Birds: The Moshassuck River Preserve is an important stopover site for many songbirds during spring migration. Scarlet tanagers, blue-gray gnatcatchers and many warblers rely on the preserve to rest and refuel. Many other songbirds are year-round residents or summer nesters, including gray catbirds, Carolina wrens and Eastern wood-pewees.

    Animals: Young American eels (called elvers) swim in from the Sargasso Sea and grow to maturity in the Moshassuck River. The preserve's streams and wetlands provide habitat for frogs and salamanders. Common woodland mammals in the area include white-tailed deer, Eastern coyote, striped skunk and raccoon. If you’re lucky (and quiet), you may find a red fox sharing the trail with you.

  • We hope you enjoy visiting TNC’s preserves in any season. We ask that you please observe the following guidelines:

    • Stay on marked trails, including the portion of the trail system that crosses YMCA property.
    • Dogs are permitted but must be leashed at all times.
    • Respect preserve hours (one hour before sunrise to one hour after sunset). Overnight camping is not allowed.
    • Do not ride horses, bikes or any motorized vehicle through preserves or on the trails.
    • Do not remove any living materials from a preserve or disturb any vegetation.
    • Remove any trash you create and, if possible, any garbage that you see left by someone else.
    • In the spring, summer and fall, dress in long pants and socks to avoid deer ticks. After any walk on a preserve, it is a good idea to check for ticks when you return home.
    • Be careful! Your safety is your responsibility.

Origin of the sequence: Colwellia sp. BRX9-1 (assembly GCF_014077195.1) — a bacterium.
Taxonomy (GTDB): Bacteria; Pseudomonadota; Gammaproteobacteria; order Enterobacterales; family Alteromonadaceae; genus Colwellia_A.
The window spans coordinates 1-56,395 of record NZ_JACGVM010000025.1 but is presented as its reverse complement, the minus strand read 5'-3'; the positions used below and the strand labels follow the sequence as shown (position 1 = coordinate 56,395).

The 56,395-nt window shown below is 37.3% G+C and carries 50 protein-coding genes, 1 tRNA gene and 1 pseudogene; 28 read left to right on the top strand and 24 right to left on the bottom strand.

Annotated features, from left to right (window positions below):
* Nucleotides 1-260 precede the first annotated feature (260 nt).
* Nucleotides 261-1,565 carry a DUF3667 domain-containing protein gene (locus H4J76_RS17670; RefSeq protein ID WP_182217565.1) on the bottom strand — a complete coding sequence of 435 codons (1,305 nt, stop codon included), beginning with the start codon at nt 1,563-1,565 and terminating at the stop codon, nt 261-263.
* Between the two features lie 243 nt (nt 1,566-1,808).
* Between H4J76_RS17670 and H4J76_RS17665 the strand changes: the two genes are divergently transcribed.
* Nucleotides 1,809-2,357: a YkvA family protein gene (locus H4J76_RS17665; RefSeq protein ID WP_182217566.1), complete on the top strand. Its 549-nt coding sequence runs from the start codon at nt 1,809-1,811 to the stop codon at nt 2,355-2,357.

Four glacial erratics clustered on exposed bedrock
Glacial erratics The last Ice Age deposited boulders across Rhode Island, but some are perched on bedrock or even propped up on pedestals. © Tim Mooney/TNC


The Moshassuck River Preserve is part of the traditional homelands of the Narragansett, Nipmuc, and Wampanoag peoples. Moshassuck, or “Mooshausick,” is a Narragansett word describing “the river where moose watered.”

The Nature Conservancy established the preserve through a series of acquisitions in the 1990s, with the support of the RIDEM open space grant program, the Champlin Foundation, the Bafflin Foundation, and the AMICA Companies Foundation. TNC is grateful to the Conklin Lime Company, Building Systems, Inc, and the Guglielmi family for working with us to help protect the Moshassuck River.

The part of the preserve that was once owned by Conklin Lime hosted a Boy Scout camp for Troop 64, Pack 1, Saylesville. The Scouts maintained the trail system for many years. The Moshassuck River Preserve was formally opened to the public in September 2021.

Sunlight sparkles on a small river passing through oak woods in winter.
Nature is for everyone TNC is exploring the idea of building an accessible trail along the Moshassuck River. But we need your input! © Tim Mooney

Accessible Trail

The Nature Conservancy is exploring opportunities to create an accessible trail at the Moshassuck River Preserve. We haven’t decided what it will look like yet, or exactly where it will go, but our goal is to create a nature trail that everyone can enjoy.

TNC has hired the Horsley Witten Group, an engineering firm, as our design partner. As a first step, they are looking at the terrain and how water moves through the preserve to figure out what is possible. 

As with the Dundery Brook Trail in Little Compton, we want to open this beautiful place to anyone with limited mobility or balance issues, or who uses a wheelchair, stroller, walker, and or other low-speed mobility devices. We are also looking into sensory features, to enhance the trail experience of people who are blind, deaf or neurodivergent. 

Questions? Please reach out to Jeanne Cooper, TNC preserves manager, and watch this page for updates.

Nearby Preserves

Need more nature? Visit The Nature Conservancy’s other nearby preserves.

Find More Places We Protect